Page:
Western Bay residents to expect rates rise
Western Bay of Plenty residents are expected to see an average rates increase of 3.1 per cent after the council adopted its 2019/20 Annual Plan yesterday.
The council says the rise is slightly less than last year’s increase of 3.6 per cent.
The increase, of which inflation accounts for 2.2 per cent maintains Council’s Long Term Plan pledge to keep total rate increases below four per cent for existing ratepayers over the 10 years from 2018-2028.
Mayor Garry Webber says the 3.1 per cent increase will enable council to continue managing its operational and capital works programme while maintaining its level of services to communities.
“Council has kept ratepayers’ demand for a minimum rate increase top of mind during its deliberations.
“To achieve this we have reviewed our planned capital expenditure programme and reduced the general contribution to servicing debt from $1 million to $750,000 for 2019/20. We have also reduced targeted rates for water, wastewater and stormwater from three per cent to two per cent.
“This careful budget shows a council in control of its spending but also ensures we have some borrowing headroom for unexpected events.
“We are always mindful of those on fixed incomes who find their rates difficult to meet. To that end I have been urging other mayors to press central government for a higher rates rebate to help people who may struggle to pay their rates.”
In the 2019/20 year, council will collect $64.34m in total rates. This comprises District rates of $39.71m, community board rates of $428k, water treatment and supply of $6.52m, wastewater of $10.89m, stormwater of $4.36m and other targeted rates of $2.44m.
Items included in the 2019/20 budget that reflect the rates increase of 3.1 per cent are:
Kerbside rubbish collection service:
This year council will spend $100,000 to procure services in preparation for the implementation of the council-contracted rubbish collection service due to start in 2021.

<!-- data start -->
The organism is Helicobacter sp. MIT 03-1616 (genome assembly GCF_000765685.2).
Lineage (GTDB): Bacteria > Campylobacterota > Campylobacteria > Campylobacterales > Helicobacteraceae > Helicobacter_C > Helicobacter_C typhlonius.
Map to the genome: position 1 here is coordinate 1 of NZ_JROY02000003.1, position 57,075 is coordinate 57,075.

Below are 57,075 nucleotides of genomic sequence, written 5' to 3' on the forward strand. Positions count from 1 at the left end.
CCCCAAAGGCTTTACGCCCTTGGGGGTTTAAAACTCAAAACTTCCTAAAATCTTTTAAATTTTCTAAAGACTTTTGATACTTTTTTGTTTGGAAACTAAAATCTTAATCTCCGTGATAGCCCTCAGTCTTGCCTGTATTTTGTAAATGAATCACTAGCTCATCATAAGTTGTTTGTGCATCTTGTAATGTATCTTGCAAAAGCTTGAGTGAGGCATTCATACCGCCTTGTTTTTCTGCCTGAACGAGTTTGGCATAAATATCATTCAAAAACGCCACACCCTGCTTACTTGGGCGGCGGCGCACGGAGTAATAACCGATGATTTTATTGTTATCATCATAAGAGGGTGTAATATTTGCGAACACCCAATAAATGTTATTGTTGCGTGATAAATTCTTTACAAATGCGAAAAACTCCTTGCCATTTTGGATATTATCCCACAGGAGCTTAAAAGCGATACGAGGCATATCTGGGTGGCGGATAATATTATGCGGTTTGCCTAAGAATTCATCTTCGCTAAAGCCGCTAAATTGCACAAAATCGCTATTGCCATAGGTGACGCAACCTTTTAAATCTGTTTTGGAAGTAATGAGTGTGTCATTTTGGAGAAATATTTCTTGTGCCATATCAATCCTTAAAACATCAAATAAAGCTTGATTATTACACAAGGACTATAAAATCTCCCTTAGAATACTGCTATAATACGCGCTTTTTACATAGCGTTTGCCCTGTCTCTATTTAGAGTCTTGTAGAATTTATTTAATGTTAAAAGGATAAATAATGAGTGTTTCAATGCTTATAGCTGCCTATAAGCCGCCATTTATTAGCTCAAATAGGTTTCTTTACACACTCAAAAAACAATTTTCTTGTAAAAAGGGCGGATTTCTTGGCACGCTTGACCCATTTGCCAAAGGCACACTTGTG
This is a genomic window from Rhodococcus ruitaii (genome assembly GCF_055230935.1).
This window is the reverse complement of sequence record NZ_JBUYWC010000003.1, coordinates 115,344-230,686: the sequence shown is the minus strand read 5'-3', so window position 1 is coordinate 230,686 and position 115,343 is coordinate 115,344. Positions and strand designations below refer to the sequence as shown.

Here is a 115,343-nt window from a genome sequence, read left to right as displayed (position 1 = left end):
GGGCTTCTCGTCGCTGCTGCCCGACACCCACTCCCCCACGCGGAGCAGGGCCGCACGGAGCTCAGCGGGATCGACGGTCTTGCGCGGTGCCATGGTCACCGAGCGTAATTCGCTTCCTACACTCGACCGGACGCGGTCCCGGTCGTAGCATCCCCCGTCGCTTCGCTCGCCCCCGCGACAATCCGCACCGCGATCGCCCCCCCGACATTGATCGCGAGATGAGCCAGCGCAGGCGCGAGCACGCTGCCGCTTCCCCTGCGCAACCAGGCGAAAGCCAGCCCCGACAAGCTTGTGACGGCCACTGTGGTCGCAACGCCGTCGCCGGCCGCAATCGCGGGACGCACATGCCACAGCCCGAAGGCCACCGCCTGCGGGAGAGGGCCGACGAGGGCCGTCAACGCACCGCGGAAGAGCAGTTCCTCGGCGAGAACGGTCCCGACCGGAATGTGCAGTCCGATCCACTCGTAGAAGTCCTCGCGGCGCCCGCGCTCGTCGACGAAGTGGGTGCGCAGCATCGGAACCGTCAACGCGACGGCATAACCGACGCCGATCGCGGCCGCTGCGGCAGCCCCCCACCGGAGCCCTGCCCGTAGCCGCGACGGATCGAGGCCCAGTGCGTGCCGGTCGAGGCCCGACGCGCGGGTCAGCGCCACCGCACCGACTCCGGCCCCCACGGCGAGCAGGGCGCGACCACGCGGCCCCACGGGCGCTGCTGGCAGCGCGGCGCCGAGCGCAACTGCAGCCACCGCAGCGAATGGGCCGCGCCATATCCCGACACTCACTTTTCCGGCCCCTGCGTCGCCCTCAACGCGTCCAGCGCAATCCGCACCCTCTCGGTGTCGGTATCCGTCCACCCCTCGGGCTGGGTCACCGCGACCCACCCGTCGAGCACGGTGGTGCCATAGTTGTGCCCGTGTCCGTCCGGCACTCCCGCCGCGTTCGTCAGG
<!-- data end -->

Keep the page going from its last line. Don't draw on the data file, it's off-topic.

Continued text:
Rural drop-off depots:
Council will spend $93,000 to set up one trial location in the eastern end of the district to assess people’s interest in using such facilities. While the location is yet to be finalises it will be based on providing the greatest opportunity to reduce travel times to recycling facilities.
Reduce ratepayers’ contribution to council’s interest/debt repayment to $750,000 from $1 million for 2019/20. This reflects council’s lower trending debt profile while recognising a certain level of debt is appropriate for ‘intergenerational equity’ in funding key assets. This debt repayment is reviewed annually. Council’s net debt is currently forecast to be below $90m at the end of this financial year.
Targeted rates for wastewater, stormwater and water:
The targeted rates increase for wastewater, stormwater and water will be reduced from three per cent to two per cent. This results in a reduction in the rates requirement of $208.955 in the 2019/20 Annual Plan and the benefit will be spread across all ratepayers connected to these services.
Council is introducing some new targeted rates for wastewater schemes in Ongare Point and Te Puna West and for water supply in Black Road and Woodlands Road where the network has been extended to service properties. These rates will cover the funding and affect only those connected to the scheme.
Council will set aside $90,000 for the required consents and connection services for this facility. Council has an agreement with the Ministry of Business, Innovation and Enterprise to install a KiwiCamp facility in Waihi Beach for the 2019/20 summer holiday season.
No 1 Road walkway/cycleway:
Council has approved $600,000 funding for a 3.2km gravel walkway up No 1 Road to Trevelyan’s pack house. This is deemed a necessary safety work due to the high number of seasonal workers employed by the pack house. Council will fund $294,000 from the existing district walking and cycling budget and loan fund the project over 10 years at $40,760 a year, with a contribution sought from other sources. NZTA subsidy contributes $306,000.
Council will add $26,000 to its budget for freedom camping monitoring, taking the total up to $50,000 over the summer period.